The Union Government has arguably spent more money on publicity in the last eight years than any government in the past. Advertising industry has grown at 13% per annum as a result even when production stalled and the economy tanked. Conflicting figures have been provided to RTI queries and to Parliament. But a conservative estimate puts the amount spent on advertising by the Union Government at around Rs.10,000 crore and an equal amount by PSUs and BJP-ruled states in the last eight years or so. Almost all of them were utilised to build the image of the Prime Minister.

This is not an insignificant amount and explains why the BJP and a large section of the mainstream media are “mad for each other”. Media outlets have never been money spinning ventures and now with the economy doing badly, they are even more reluctant than ever to miss out on government support.

That also explains the readiness to carry the government’s narrative. The incestuous relationship is now such that notings, official communication, WA chats and even evidence allegedly collected by investigating agencies are shared with friendly TV channels on prime time. While the Government has shown its willingness to go the extra mile to oblige ‘friendly’ media, it has not been averse to baring its fangs and show its displeasure by sending an Income Tax notice or hold out the threat of a ‘raid’. Such raids on both NDTV and Newsclick are still fresh in memory.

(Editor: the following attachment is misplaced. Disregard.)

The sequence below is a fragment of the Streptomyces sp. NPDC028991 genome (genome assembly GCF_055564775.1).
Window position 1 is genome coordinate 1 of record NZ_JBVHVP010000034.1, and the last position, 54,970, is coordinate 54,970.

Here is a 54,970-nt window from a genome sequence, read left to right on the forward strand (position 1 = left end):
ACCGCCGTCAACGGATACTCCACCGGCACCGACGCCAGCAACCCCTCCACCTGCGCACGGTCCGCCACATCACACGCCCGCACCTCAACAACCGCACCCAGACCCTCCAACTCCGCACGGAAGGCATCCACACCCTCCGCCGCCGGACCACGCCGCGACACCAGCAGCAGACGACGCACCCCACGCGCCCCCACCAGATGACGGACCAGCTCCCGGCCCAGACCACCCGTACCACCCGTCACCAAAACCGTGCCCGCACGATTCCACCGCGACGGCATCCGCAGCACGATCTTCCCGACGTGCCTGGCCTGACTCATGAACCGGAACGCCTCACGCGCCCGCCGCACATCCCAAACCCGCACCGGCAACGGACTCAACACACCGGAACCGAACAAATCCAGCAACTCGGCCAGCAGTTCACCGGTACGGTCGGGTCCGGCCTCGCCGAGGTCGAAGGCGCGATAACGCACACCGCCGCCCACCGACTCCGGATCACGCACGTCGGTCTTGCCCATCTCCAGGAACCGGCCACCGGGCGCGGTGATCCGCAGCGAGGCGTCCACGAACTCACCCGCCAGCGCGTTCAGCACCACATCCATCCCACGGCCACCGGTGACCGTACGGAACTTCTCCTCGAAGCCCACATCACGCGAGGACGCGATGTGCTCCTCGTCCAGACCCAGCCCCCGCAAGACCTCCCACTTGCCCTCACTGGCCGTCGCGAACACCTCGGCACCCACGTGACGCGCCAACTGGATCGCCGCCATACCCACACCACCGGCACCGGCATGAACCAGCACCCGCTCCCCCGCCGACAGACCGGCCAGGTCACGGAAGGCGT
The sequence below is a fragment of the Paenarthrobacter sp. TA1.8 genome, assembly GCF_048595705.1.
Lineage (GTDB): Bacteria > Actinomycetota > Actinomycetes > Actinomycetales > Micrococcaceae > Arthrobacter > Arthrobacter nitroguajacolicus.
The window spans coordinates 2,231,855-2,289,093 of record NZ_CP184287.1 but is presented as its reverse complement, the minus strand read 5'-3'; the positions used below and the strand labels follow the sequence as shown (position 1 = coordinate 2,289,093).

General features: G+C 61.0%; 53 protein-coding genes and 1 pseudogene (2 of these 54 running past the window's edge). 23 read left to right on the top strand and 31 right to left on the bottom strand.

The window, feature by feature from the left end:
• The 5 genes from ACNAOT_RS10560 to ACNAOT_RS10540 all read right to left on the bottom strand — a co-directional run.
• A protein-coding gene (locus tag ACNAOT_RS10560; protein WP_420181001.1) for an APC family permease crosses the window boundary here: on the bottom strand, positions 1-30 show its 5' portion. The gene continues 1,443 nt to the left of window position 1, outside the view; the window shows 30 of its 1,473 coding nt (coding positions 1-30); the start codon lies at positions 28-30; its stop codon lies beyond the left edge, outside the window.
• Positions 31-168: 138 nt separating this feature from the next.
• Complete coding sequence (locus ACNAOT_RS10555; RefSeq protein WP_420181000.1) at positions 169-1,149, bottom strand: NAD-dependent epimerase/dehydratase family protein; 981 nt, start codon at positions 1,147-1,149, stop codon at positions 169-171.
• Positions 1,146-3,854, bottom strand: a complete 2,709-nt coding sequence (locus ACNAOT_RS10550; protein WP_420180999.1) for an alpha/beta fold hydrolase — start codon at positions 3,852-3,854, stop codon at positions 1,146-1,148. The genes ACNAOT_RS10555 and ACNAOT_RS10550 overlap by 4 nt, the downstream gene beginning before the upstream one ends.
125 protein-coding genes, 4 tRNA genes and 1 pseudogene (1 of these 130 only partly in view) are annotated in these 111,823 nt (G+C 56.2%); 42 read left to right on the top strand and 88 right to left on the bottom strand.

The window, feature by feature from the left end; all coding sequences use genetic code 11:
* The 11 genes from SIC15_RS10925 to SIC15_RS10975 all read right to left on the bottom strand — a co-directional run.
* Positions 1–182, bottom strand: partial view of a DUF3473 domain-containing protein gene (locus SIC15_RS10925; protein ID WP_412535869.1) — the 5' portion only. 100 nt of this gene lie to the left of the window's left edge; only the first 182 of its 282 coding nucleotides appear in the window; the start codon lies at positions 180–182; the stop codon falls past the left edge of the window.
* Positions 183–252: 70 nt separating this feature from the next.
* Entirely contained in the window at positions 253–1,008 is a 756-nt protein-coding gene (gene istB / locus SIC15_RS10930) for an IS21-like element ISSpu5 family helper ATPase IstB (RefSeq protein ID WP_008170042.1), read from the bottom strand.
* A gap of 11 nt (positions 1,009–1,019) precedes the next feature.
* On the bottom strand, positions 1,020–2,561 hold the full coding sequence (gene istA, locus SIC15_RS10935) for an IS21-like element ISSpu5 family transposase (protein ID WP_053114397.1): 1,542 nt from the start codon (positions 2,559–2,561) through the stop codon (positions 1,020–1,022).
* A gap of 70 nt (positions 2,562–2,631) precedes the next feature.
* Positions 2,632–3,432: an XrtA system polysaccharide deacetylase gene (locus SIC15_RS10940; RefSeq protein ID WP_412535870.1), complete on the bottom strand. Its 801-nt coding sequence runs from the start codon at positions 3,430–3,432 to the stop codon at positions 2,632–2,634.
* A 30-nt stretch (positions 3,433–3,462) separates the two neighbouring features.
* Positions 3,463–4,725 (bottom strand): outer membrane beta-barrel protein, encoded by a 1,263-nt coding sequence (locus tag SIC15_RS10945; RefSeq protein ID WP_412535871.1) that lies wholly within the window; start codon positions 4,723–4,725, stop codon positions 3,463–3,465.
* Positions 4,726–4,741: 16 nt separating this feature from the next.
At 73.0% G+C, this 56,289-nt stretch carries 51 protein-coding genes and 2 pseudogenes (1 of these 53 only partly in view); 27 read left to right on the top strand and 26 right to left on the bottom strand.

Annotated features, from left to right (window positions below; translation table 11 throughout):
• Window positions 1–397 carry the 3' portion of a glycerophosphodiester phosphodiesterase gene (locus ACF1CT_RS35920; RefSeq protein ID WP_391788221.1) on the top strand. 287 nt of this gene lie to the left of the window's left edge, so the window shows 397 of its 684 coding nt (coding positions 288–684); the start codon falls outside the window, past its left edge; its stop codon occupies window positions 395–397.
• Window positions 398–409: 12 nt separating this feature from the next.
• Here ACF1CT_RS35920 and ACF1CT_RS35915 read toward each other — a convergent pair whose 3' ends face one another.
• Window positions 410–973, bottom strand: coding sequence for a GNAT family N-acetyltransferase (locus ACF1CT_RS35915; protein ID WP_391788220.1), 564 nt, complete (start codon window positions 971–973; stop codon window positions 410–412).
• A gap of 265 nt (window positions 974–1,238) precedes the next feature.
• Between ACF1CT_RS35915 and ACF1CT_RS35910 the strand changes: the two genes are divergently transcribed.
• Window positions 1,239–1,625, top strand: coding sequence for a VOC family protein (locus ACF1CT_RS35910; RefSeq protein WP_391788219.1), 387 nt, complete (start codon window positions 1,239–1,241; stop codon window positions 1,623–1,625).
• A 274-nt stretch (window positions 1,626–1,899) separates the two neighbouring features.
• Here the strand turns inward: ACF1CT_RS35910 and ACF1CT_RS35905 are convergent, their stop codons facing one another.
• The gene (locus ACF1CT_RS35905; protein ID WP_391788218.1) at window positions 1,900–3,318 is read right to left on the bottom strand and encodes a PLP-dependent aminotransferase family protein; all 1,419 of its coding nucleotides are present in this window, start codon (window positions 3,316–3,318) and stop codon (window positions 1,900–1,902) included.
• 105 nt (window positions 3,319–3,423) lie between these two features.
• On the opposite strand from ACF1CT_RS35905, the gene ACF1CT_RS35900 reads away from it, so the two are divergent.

Stopping government’s patronage and threats of boycotting media events, which are both money spinners and networking opportunity for business, lobbyists and industry, have also been effective in making the media fall in line.

There is clearly some truth in the belief that the media has played a major role in building up the larger-than-life image of Prime Minister Modi. Although he has not addressed a single unscripted press conference in almost eight years as PM, has not spoken a word on the failing economy and the failure of many of his pet schemes like Smart Cities, Make in India and Namami Gange, Hindi and English TV news channels have avoided discussing such issues.

Even as international media has increasingly questioned the PM’s authoritarian style of functioning, the country’s human rights record, the slide of the economy and the Modi Government’s chest thumping on various issues, Indian TV channels have been largely reverential. They have treated the PM with velvet gloves, letting him off even after he claimed that China had not intruded into India despite mounting evidence to the contrary, and even after 20 Indian soldiers were killed in Galwan valley.